Fairy tales about decisions which “even themselves up in the course of a season” are now exposed as contemptible insults to the intelligence of the spectator when it has become clear that the destination of the major prizes was fixed before the season even started. This was vital in order to ensure that any worthwhile prize money in the game would end up in the Ibrox black hole as it became increasingly apparent to the financial institutions that they were hopelessly over-exposed to the liability of the debts of David Murray and Rangers.
Not Hibs or Aberdeen or Livingston or Celtic; only Murray’s Rangers had the level of toxic debt that could help to tip a stupid and reckless bank into the abyss.
We cannot now unknow what we have come to know. The illusion cannot be restored. From now on, no potential customer of the Scottish football commodity will believe in what he is watching unless he can see the cogs grinding, the gears turning and the axle rotating at all times.
That cannot be achieved without the rigorous, exhaustive examination, in full public view, of every last detail of the scandal which has utterly perverted the sport of football for an entire generation.
When an aircraft crashes to the ground at high speed from a great height, there is nothing to repair. The pieces are collected and examined in an attempt to find out what went wrong. Then a brand new aircraft is built as a replacement, incorporating in its redesign any lessons which have been learned from the catastrophic failure of its predecessor.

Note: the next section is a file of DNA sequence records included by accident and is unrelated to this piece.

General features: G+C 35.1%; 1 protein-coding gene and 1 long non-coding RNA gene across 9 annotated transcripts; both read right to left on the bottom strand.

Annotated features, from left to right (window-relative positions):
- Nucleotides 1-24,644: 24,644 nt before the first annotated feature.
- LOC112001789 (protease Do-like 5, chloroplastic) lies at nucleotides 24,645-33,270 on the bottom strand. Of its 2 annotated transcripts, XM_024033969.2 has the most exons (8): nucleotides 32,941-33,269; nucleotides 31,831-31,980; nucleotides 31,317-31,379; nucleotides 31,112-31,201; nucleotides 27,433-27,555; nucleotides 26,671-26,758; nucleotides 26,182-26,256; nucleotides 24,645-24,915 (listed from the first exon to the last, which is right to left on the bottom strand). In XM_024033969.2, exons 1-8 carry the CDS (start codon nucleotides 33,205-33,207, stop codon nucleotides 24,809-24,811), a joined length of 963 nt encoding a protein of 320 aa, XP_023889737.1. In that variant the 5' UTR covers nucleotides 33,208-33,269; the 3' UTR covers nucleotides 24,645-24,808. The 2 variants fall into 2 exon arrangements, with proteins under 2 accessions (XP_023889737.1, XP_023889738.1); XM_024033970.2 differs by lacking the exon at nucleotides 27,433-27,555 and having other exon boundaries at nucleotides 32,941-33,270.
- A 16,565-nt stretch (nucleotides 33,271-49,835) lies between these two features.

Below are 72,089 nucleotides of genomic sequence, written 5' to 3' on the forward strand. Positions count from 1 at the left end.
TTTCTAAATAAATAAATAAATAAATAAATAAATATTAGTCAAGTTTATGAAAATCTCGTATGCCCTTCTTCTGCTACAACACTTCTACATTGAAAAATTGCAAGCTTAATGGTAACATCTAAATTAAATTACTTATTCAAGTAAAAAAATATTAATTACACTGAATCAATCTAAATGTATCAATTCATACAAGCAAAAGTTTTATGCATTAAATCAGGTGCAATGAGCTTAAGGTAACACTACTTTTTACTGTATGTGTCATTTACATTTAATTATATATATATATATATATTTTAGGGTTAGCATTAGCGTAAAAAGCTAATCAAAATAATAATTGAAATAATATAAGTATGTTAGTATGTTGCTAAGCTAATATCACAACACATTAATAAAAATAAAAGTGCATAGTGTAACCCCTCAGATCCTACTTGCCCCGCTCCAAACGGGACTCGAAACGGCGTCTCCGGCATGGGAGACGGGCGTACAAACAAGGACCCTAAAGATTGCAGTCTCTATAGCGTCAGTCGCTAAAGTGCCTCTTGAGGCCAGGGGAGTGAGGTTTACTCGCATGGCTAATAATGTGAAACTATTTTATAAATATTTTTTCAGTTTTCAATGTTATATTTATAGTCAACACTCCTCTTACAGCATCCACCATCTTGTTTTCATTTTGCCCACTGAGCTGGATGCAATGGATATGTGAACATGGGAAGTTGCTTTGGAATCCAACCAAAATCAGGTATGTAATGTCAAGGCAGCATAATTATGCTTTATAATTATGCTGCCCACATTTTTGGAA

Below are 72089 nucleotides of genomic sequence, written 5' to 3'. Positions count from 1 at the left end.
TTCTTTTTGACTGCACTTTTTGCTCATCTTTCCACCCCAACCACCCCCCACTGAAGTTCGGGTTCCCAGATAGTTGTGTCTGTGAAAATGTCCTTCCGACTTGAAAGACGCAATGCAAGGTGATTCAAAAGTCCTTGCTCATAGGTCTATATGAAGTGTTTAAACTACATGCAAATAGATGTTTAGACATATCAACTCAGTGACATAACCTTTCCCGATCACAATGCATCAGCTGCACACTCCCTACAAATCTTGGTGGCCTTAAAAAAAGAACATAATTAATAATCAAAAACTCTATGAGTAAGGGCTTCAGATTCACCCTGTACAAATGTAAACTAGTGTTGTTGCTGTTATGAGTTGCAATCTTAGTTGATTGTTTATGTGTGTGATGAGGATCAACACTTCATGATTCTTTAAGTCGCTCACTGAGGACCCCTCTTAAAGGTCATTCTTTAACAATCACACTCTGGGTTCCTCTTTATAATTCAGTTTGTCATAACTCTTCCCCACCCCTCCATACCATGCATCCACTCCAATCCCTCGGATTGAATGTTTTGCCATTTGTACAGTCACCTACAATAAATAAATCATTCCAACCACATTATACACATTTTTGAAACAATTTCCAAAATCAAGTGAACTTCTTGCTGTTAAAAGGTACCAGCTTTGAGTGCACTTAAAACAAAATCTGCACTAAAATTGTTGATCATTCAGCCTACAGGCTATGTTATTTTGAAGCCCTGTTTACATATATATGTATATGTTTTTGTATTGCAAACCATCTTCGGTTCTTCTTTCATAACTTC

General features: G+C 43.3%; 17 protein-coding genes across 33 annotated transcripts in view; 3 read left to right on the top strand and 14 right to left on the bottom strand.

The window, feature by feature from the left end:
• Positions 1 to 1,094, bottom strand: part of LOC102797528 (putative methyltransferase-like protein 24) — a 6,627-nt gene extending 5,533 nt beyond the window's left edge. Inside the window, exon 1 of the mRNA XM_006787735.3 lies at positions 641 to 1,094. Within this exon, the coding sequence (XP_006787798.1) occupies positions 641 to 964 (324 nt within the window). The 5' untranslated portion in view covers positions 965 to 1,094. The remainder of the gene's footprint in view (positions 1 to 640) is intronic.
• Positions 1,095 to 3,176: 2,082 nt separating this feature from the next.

If it is discovered that the reason for the crash was that metal fatigue caused the wings to fall off, there will be no confidence in the new plane if it simply patches up the old wings. Nor will it deserve to be trusted if its manufacturer uses exactly the same materials and structure.
And if the failed wings or their identical replacements are renamed as ‘wongs’ or ‘vings’ or ‘wings2012’, that certainly does not mean that the problem has been solved. It means that stupid, irresponsible people refuse to recognise and acknowledge the cause of the original problem.
Passengers may have been content to fly in that aeroplane when the issue of metal fatigue was unknown but they certainly won’t trust the airline if it carries on as it did before while it cites the intervals between fatal crashes as evidence of their perfect safety record. It would be a criminal act of gross negligence to carry on as if the previously unknown phenomenon of metal fatigue could simply be factored out of the equation just because it had never been factored in before.
That is where we are today with Scottish football. Any attempt to glue a pair of Rangers Newco wings onto the fuselage of the new airliner will inevitably receive the thumbs down from the overwhelming majority of rightly sceptical passengers. It is not appropriate to pretend that the option exists to restore the spectacle of two mighty giants battling for supremacy on an even playing field after that illusion has been exposed as a cynical sham. If Scottish football believes that its survival and prosperity can only be achieved by relying upon inherently unsafe wings then it would actually be in the best interests of all concerned that it simply remains grounded.